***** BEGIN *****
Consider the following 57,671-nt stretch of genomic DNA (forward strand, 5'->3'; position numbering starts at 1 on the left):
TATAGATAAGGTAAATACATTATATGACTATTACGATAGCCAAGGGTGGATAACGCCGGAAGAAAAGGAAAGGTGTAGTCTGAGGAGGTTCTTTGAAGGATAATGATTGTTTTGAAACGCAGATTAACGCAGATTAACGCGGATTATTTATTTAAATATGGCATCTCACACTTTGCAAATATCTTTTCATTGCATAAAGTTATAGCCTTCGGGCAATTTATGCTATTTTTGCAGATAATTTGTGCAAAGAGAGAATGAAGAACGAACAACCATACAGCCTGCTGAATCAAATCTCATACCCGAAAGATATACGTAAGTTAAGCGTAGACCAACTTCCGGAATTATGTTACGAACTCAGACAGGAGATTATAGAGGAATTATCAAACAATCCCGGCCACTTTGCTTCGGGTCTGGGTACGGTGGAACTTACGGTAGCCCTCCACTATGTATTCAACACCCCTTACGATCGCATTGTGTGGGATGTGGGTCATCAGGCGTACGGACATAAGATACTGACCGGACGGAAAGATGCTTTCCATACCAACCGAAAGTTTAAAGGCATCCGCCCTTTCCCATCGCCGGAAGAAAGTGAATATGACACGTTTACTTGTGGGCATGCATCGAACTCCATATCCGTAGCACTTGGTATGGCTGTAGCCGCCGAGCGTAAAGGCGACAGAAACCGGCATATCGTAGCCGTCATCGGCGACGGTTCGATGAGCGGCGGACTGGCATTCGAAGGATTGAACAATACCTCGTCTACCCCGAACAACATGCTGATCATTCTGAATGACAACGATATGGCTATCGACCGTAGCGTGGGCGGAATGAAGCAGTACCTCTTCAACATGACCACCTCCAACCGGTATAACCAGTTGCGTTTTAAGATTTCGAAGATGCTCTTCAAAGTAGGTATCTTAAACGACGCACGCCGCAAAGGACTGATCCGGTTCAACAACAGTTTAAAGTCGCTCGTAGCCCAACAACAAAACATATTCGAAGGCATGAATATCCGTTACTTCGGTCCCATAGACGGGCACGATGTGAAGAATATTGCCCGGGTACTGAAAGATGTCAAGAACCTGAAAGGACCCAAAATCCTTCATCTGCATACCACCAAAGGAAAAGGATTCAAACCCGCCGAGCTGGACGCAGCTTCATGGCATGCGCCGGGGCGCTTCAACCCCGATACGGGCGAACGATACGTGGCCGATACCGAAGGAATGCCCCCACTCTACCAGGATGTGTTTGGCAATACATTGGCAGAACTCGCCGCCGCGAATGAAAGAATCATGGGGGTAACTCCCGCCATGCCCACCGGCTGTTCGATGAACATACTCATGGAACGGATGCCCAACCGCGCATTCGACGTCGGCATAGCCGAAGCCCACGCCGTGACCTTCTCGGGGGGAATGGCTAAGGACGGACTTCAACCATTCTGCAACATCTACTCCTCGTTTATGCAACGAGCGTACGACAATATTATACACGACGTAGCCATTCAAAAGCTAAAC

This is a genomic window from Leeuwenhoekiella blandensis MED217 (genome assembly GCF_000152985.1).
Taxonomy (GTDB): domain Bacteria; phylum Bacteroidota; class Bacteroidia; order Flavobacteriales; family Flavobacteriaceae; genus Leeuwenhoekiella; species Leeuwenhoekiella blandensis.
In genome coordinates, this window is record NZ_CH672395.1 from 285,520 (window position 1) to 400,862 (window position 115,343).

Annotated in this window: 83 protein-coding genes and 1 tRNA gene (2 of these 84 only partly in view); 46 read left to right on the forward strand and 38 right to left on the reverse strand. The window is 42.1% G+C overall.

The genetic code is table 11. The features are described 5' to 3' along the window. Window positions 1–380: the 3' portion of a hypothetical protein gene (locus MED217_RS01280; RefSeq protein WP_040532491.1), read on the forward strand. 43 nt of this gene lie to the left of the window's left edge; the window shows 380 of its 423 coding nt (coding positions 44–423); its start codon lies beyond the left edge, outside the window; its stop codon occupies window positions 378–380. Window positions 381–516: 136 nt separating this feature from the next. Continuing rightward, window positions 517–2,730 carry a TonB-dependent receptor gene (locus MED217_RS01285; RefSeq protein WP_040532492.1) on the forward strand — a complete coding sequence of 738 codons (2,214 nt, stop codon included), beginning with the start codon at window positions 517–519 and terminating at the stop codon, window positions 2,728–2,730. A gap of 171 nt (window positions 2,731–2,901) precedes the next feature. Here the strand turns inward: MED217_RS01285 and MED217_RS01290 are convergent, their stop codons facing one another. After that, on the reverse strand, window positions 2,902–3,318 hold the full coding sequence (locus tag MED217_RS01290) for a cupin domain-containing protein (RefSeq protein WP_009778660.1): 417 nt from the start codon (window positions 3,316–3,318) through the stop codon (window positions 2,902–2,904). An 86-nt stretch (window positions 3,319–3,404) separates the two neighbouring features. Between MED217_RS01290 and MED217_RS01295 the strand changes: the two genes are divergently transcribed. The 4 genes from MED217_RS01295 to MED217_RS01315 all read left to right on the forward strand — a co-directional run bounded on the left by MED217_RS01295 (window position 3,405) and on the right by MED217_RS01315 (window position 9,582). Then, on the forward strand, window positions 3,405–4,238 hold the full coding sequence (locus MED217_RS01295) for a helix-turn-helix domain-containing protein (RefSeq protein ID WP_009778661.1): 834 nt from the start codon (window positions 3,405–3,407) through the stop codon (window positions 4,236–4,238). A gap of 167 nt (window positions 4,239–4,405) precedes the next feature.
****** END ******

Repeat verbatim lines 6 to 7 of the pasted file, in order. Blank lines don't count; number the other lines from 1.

Annotated in this window: 83 protein-coding genes and 1 tRNA gene (2 of these 84 only partly in view); 46 read left to right on the forward strand and 38 right to left on the reverse strand. The window is 42.1% G+C overall.

The genetic code is table 11. The features are described 5' to 3' along the window. Window positions 1–380: the 3' portion of a hypothetical protein gene (locus MED217_RS01280; RefSeq protein WP_040532491.1), read on the forward strand. 43 nt of this gene lie to the left of the window's left edge; the window shows 380 of its 423 coding nt (coding positions 44–423); its start codon lies beyond the left edge, outside the window; its stop codon occupies window positions 378–380. Window positions 381–516: 136 nt separating this feature from the next. Continuing rightward, window positions 517–2,730 carry a TonB-dependent receptor gene (locus MED217_RS01285; RefSeq protein WP_040532492.1) on the forward strand — a complete coding sequence of 738 codons (2,214 nt, stop codon included), beginning with the start codon at window positions 517–519 and terminating at the stop codon, window positions 2,728–2,730. A gap of 171 nt (window positions 2,731–2,901) precedes the next feature. Here the strand turns inward: MED217_RS01285 and MED217_RS01290 are convergent, their stop codons facing one another. After that, on the reverse strand, window positions 2,902–3,318 hold the full coding sequence (locus tag MED217_RS01290) for a cupin domain-containing protein (RefSeq protein WP_009778660.1): 417 nt from the start codon (window positions 3,316–3,318) through the stop codon (window positions 2,902–2,904). An 86-nt stretch (window positions 3,319–3,404) separates the two neighbouring features. Between MED217_RS01290 and MED217_RS01295 the strand changes: the two genes are divergently transcribed. The 4 genes from MED217_RS01295 to MED217_RS01315 all read left to right on the forward strand — a co-directional run bounded on the left by MED217_RS01295 (window position 3,405) and on the right by MED217_RS01315 (window position 9,582). Then, on the forward strand, window positions 3,405–4,238 hold the full coding sequence (locus MED217_RS01295) for a helix-turn-helix domain-containing protein (RefSeq protein ID WP_009778661.1): 834 nt from the start codon (window positions 3,405–3,407) through the stop codon (window positions 4,236–4,238). A gap of 167 nt (window positions 4,239–4,405) precedes the next feature.